This particular model came with the hanging kit setup, a super-light wire that nestles the stove like a hammock.  It cinched down simply, was not a fuss to untangle and prepare and it actually held the stove securely – a super handy thing for wall climbing.

In comparison to the Jetboil, the MSR Reactor is slightly pricier.  This would be my only criticism.  The Reactor is lighter, boils water more efficiently, and is a quality made gear item. Get your MSR Reactor Stove System now from Mountain Gear.

 

 

1.0L 1.7L 2.5L
Weight 14.7 oz / 417 g 1 lbs 1.5 oz / 496 g 1 lbs 4.7 oz / 588 g
Burn time per 227-g / 8-oz. canister (MSR IsoPro) Appx. 80 minutes Appx. 80 minutes Appx. 80 minutes
Boil time (MSR IsoPro), 1 liter 3.5 minutes 3 minutes 3 minutes
Water boiled (MSR IsoPro) per 227-g canister 20 liters 22 liters 22 liters
Water boiled (MSR IsoPro) per 1 oz. of fuel 2.5 liters 2.8 liters 2.8 liters

 

 

 

Price: $189.95 1L

Price: $199.95 1.7L

Price: $219.95 2.5L

 

 

 

 

Green Oboz 1

A closeup on the all-mesh upper of the Oboz Helium.

Article and photography by Mike Green

If you’re looking for the ideal ultralight kicks to fly around the backcountry in, the new Oboz Helium may be the shoes for you. Designed for “going hard and packing light” these multitask shoes excel at everything from bagging a desert peak at lunchtime to the Friday night pub crawl, and they’re so light you’ll forget they’re even on your feet.

Weighing in at a paltry 10.4 ounces (size 9 M), the Oboz Helium are a minimalist’s dream, and the fit is pure comfort. Whether it was an 8 hour day in the warehouse, or an 8 mile hike in the Sonoran Desert, they felt more like a second skin than part of my wardrobe. Credit the single piece mesh upper, and the EVA Super Skin midsole. The honeycomb patterned upper conforms so securely to the foot they fit like a glove, and made me feel like Spiderman scrambling and boulder-hopping on a trip in the McDowell Mountains. There is no slipping and sliding or rubbing, and in a month of regular use I didn’t get a single blister.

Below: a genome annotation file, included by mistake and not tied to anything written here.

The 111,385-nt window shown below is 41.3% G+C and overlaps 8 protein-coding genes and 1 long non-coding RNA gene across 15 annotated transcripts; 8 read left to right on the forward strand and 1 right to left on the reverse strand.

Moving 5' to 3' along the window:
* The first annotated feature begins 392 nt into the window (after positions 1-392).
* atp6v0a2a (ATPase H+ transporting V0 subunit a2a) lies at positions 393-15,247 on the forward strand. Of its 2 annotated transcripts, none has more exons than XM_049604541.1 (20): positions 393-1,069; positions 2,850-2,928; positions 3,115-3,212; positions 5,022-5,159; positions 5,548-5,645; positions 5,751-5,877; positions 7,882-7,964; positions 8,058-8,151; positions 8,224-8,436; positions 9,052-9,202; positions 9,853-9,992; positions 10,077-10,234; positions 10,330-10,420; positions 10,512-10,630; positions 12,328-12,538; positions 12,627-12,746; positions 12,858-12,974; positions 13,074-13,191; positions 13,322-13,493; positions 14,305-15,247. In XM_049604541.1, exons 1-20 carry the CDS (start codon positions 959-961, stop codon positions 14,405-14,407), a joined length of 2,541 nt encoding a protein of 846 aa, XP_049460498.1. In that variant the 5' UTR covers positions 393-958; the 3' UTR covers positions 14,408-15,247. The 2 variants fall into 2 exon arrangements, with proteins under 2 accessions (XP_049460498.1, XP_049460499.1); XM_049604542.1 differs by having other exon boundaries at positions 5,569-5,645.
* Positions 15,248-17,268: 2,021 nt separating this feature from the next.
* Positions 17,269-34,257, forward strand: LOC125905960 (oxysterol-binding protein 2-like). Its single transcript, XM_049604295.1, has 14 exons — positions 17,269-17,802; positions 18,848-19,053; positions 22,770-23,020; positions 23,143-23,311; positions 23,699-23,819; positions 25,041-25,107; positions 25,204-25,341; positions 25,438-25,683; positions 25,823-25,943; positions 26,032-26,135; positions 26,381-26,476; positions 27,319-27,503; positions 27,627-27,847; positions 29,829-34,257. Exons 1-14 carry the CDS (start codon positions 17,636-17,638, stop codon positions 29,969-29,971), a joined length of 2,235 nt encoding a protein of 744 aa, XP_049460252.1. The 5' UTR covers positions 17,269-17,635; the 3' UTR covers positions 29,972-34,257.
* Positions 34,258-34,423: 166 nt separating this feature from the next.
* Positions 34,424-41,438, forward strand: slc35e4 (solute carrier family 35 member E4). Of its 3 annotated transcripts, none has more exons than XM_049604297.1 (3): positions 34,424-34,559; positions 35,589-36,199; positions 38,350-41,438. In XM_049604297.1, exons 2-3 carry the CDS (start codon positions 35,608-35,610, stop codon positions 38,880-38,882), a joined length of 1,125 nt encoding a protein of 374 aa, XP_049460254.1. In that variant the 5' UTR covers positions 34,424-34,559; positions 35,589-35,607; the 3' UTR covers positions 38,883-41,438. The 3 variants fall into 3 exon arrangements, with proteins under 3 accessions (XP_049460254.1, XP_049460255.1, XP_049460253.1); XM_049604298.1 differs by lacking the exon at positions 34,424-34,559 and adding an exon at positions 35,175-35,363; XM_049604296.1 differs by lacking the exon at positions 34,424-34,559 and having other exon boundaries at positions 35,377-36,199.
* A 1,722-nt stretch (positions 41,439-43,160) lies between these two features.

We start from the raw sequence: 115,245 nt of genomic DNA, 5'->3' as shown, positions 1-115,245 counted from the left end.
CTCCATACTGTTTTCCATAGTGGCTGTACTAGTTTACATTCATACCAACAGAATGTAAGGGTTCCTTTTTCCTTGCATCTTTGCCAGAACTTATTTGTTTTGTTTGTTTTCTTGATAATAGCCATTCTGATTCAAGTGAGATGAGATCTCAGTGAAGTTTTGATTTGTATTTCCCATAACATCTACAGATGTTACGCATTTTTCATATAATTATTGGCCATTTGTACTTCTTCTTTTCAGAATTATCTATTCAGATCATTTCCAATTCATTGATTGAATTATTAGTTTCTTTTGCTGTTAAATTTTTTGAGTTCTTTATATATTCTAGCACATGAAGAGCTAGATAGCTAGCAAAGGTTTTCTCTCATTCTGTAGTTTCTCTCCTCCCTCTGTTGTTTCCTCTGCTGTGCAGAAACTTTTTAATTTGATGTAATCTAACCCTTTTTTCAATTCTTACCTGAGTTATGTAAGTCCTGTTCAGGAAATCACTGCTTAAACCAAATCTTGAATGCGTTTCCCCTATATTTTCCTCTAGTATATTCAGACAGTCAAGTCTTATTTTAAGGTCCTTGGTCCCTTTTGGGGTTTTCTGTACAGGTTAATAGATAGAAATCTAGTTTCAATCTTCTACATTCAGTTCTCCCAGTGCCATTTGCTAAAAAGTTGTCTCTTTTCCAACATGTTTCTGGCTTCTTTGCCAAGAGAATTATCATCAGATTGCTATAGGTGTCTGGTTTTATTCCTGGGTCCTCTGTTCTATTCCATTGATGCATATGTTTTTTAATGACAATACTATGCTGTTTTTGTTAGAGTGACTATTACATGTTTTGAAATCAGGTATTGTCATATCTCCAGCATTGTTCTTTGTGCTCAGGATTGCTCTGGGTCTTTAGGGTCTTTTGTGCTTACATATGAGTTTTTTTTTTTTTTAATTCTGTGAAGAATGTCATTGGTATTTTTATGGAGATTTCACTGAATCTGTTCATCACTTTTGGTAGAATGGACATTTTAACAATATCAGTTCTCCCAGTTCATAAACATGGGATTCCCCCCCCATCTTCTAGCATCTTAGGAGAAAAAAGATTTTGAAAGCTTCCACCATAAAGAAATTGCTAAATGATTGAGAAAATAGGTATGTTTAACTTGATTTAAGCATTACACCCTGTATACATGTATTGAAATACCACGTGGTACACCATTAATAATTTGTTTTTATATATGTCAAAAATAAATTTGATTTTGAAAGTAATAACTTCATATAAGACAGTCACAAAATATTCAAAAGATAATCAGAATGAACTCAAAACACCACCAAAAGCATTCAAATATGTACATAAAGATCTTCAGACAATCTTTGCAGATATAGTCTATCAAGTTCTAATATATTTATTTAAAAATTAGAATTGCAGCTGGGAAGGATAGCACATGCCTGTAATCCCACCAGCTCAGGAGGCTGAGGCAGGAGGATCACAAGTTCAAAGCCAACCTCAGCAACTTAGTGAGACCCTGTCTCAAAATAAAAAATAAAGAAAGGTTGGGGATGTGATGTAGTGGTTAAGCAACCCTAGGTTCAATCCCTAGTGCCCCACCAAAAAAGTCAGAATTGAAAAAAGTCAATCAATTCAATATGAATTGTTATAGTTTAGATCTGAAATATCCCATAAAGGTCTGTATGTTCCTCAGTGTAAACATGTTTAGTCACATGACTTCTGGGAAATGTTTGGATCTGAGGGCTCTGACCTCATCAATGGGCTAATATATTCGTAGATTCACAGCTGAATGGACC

Green Oboz 2

The Hyalite Outsole.

All that mesh gave me a level of breathability I’ve only encountered in a sandal, and when my feet are dry, my feet are happy. Even on those 90 degree desert days my feet were singing, and if there was wind, I could actually feel the breeze on my feet. Talk about the perfect warm weather shoe! The Oboz Helium even dry faster than any shoe before it. On a fishing trip to the Verde River a misstep brought me ankle deep in the murky water, but by the time I hiked back to the car a couple hours later the shoe was dry.
Read about the Oboz Helium here!

Mountain Hardwear Hyaction 1

The Mountain Hardwear Hyaction goes for a ride.

By Chris Barlow

It doesn’t take an advanced degree in journalism to know that when reviewing a product, the reviewer should use the product in the way it was intended, to test it under the circumstances for which it was designed, which is what I typically try to do. So, what do I do when I get a new rain layer, the Hyaction jacket by Mountain Hardwear for example, for a month-long desert climbing trip, and it doesn’t rain?

Don’t get me wrong: I had plenty of opportunities to put the Hyaction through the appropriate wringer on my desert adventure. I wore it up several big routes in Zion and Red Rock and a lot of rugged cragging near Moab, apparently as a wind-layer and to scare away the rain. Mountain Hardwear designed the Hyaction to be a lightweight jacket for technical climbing scenarios. It’s definitely a minimalist jacket, focused on the basics: fit, weatherproofing, and breathability. At nine ounces, it was an easy jacket to bring along on my desert escapades, just in case, and it was impressively compressible, barely taking up space in the pack.

Read more about Mountain Hardwear’s Hyaction here!

garmont 2

The Garmont Zenith Mid GTX on the trail.

Review and photos by Jim Rueckel

Even though I’ve worked at Mountain Gear for a number of years, I don’t often get asked to check out new gear. You see, we have guys here who are way more hardcore than me. They’ll go out and ski up and over peaks in the Cascades, do a trail run, ride some gnarly (do people still say that?) singletrack, & climb some 5.10+… all in one weekend. THEY get the cool gear, and rightly so.

Me? I’m just a hiker. Whether I’m backpacking with friends or leading trips for a local hiking group, I put up mileage every weekend, always in the company of my dog, Tika. I’m also picky about my gear. When I was asked to review the Garmont Zenith Mid GTX I have to admit I wasn’t overly excited. When I replaced my last boots, I actually bought the same model because they fit so well.

Read the rest of Jim’s Garmont boot review here!

MM3 29 MARTY SUN 728x90st v1 jm